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When You Feel Like an Outsider and an Insider as a Special Needs Mom

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I’m a mom to two little girls. My oldest, Anna, is 4. She’s just as funny and loud and precocious as any 4-year-old can be. My other daughter, Zoey, is 3 years old. She was diagnosed at 21 months old with autism, sensory processing disorder and global developmental delay. She was considered severely nonverbal with no guarantee of speech, but if you’ve followed our journey on Facebook, you can see by her videos that she’s proving them wrong.

We have some pretty significant challenges in our family, and we have to take extra precautions to ensure safety for both of our girls. With a 4-year-old and a 3-year-old, you have be quick and ready for anything. Zoey’s still in diapers, and I don’t know when she will be out of them. She can’t stand the way clothes feel on her, so she often strips down to nothing. Going places is almost impossible because anything could set her off. Bringing her into stores, birthday parties, county fairs and even family gatherings can trigger a meltdown. We’ve learned through trial and error what works and what doesn’t work.

My daughter is impulsive and doesn’t understand the dangers of streets, strangers, bodies of water, fire pits and big, barking dogs who may or may not be good with small children. She can’t tell me or anyone else if something’s wrong or if she’s hurt.

I see families apple picking, hiking, biking, taking trips to the circus, going to soccer games and birthday parties, and going to the movies as a family. I would love for the four of us to go out to a movie, but that’s not our life right now.

I watch all this from the inside of my own home. I’m inside, but I’m the outsider. I’m the mom watching these beautiful and fun family moments from my computer screen. I’m an outsider looking at your moments from inside my home, hoping and wishing that someday I won’t be the insider — I want to be the outsider having these moments with my family. It’s hard to explain that to friends and family who ask us to get a babysitter or come along to the circus, the fair or a birthday party.

So what’s it like to be on the inside? 

I am a stay-at-home mom and I’ve had the honor of watching my girls go from being babies to funny little toddlers with their own individual personalities. 

I’ve been here through 14 months of intensive in home therapy for Zoey, sitting on the floor, watching her learn and grow, and I learned and grew from the experience as well. She let me into her world, and let me tell you — her world is full of music and smiles. I look at her and I know she’s happy. I got to witness her “go away” and then come back in an amazing way. She has taught me what hope, faith and love — unconditional love — truly mean.

I’ve watched my beautiful and quick-witted Anna become stronger and wiser. She’s an old soul in a 4-year-old’s body. She’s shown me just how much she loves her sister, and I have witnessed their relationship turn from nonexistent to one of the strongest bonds I’ve ever seen. To watch your 4-year-old light up after hearing her younger sister say her name for the first time… well, nothing on the outside can even compare to that.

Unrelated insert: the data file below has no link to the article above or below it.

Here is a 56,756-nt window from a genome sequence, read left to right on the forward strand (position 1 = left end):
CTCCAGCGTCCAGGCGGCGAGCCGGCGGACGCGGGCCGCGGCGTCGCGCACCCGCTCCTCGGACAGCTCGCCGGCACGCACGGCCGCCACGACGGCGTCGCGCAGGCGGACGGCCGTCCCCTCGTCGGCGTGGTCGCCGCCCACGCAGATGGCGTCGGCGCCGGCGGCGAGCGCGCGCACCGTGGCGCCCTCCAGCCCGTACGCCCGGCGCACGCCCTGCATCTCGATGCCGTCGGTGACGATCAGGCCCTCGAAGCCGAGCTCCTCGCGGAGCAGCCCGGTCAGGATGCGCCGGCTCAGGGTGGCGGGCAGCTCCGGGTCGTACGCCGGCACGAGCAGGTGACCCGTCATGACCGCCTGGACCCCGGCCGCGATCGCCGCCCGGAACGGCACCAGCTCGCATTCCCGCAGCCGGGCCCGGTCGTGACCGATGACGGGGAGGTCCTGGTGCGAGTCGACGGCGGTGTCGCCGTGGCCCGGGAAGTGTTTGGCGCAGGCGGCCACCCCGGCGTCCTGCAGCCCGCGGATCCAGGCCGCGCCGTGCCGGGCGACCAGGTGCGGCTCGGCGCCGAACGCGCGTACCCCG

I watch them run and play and laugh all through the house. We may not get to go to the movies, but we have movie nights at our house, and I watch my two girls sit together and share a snack. I’ve watched Anna help Zoey, and I’ve watched Zoey learn to interact and have a relationship with her sister. They love each other, and that makes being on the inside not so bad. 

Being on the inside, I have a front row seat to the biggest and best event I’ve ever seen: My children, my husband and I have become a closer family. We all love each other unconditionally. That makes being on the inside not so bad.

So for now I will be that mom watching your moments from the inside, wishing I was on the outside. But I will also be that mom who is grateful for being inside watching my family and our love for one another grow.

Follow this journey on Life of Zoey.

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Fridays Waiter Gives Boy Unique Discount After Hospital Visit

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Kindness doesn’t have to be complicated. A TGI Fridays waiter proved that.

On Tuesday, Oct. 6, Jen Goodhand-Wyatt took her son Oscar to Fridays in Warwickshire, England, on the way home from a hospital visit. According to her Facebook post, Wyatt went inside the restaurant first to make sure no Halloween decorations were up. Oscar has autism, and frightening decorations particularly bother him. After explaining the situation, the host let Oscar pick their table — he chose a “Star Wars”-themed one. Wyatt mentioned her son was a “‘Star Wars’ loving superhero.”

When the waitress came over, she turned to Oscar and said, “I understand you’re a superhero. Here’s your menu.” The comment bummed Oscar out though, because his cardiologist had just told him he couldn’t do karate anymore because of his heart condition. He therefore didn’t feel much like a superhero.

A new waiter later came by to check on the table, along with two balloon models he’d made for Oscar. He then asked Wyatt if he could treat Oscar to dessert. When she asked why he replied, “Because he’s a superhero.”